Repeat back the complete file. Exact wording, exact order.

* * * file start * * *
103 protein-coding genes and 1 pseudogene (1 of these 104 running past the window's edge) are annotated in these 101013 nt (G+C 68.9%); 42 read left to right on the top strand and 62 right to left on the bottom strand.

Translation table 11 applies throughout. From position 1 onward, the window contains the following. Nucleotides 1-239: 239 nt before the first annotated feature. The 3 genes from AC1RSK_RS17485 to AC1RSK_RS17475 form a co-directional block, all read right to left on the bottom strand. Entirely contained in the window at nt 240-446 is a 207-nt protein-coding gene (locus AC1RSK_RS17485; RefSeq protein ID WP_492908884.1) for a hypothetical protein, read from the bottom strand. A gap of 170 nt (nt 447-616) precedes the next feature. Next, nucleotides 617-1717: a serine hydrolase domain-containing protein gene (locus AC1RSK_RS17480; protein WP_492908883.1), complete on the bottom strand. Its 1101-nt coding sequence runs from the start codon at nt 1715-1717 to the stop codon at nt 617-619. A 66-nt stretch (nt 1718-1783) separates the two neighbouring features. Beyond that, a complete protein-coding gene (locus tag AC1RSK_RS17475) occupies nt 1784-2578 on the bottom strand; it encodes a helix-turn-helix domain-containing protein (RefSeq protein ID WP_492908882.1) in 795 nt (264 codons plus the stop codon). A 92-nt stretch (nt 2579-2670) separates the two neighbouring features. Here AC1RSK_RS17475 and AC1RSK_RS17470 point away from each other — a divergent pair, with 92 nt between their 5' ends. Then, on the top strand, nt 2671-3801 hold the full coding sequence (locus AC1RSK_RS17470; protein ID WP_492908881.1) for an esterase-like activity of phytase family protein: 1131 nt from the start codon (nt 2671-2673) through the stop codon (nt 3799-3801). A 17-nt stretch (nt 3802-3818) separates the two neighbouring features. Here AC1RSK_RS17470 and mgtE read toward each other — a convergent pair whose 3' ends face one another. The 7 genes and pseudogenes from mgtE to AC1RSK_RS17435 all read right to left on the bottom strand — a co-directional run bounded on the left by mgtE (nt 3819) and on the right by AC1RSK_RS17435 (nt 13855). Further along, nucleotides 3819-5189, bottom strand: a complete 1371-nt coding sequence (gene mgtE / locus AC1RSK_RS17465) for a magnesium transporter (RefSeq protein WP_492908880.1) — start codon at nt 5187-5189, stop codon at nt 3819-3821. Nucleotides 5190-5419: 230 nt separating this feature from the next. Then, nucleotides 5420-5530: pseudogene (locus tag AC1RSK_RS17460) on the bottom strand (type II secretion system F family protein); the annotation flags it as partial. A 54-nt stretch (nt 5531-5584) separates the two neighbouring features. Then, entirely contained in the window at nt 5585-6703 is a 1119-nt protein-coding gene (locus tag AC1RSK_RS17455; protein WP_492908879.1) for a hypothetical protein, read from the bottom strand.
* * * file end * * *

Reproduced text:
103 protein-coding genes and 1 pseudogene (1 of these 104 running past the window's edge) are annotated in these 101013 nt (G+C 68.9%); 42 read left to right on the top strand and 62 right to left on the bottom strand.

Translation table 11 applies throughout. From position 1 onward, the window contains the following. Nucleotides 1-239: 239 nt before the first annotated feature. The 3 genes from AC1RSK_RS17485 to AC1RSK_RS17475 form a co-directional block, all read right to left on the bottom strand. Entirely contained in the window at nt 240-446 is a 207-nt protein-coding gene (locus AC1RSK_RS17485; RefSeq protein ID WP_492908884.1) for a hypothetical protein, read from the bottom strand. A gap of 170 nt (nt 447-616) precedes the next feature. Next, nucleotides 617-1717: a serine hydrolase domain-containing protein gene (locus AC1RSK_RS17480; protein WP_492908883.1), complete on the bottom strand. Its 1101-nt coding sequence runs from the start codon at nt 1715-1717 to the stop codon at nt 617-619. A 66-nt stretch (nt 1718-1783) separates the two neighbouring features. Beyond that, a complete protein-coding gene (locus tag AC1RSK_RS17475) occupies nt 1784-2578 on the bottom strand; it encodes a helix-turn-helix domain-containing protein (RefSeq protein ID WP_492908882.1) in 795 nt (264 codons plus the stop codon). A 92-nt stretch (nt 2579-2670) separates the two neighbouring features. Here AC1RSK_RS17475 and AC1RSK_RS17470 point away from each other — a divergent pair, with 92 nt between their 5' ends. Then, on the top strand, nt 2671-3801 hold the full coding sequence (locus AC1RSK_RS17470; protein ID WP_492908881.1) for an esterase-like activity of phytase family protein: 1131 nt from the start codon (nt 2671-2673) through the stop codon (nt 3799-3801). A 17-nt stretch (nt 3802-3818) separates the two neighbouring features. Here AC1RSK_RS17470 and mgtE read toward each other — a convergent pair whose 3' ends face one another. The 7 genes and pseudogenes from mgtE to AC1RSK_RS17435 all read right to left on the bottom strand — a co-directional run bounded on the left by mgtE (nt 3819) and on the right by AC1RSK_RS17435 (nt 13855). Further along, nucleotides 3819-5189, bottom strand: a complete 1371-nt coding sequence (gene mgtE / locus AC1RSK_RS17465) for a magnesium transporter (RefSeq protein WP_492908880.1) — start codon at nt 5187-5189, stop codon at nt 3819-3821. Nucleotides 5190-5419: 230 nt separating this feature from the next. Then, nucleotides 5420-5530: pseudogene (locus tag AC1RSK_RS17460) on the bottom strand (type II secretion system F family protein); the annotation flags it as partial. A 54-nt stretch (nt 5531-5584) separates the two neighbouring features. Then, entirely contained in the window at nt 5585-6703 is a 1119-nt protein-coding gene (locus tag AC1RSK_RS17455; protein WP_492908879.1) for a hypothetical protein, read from the bottom strand.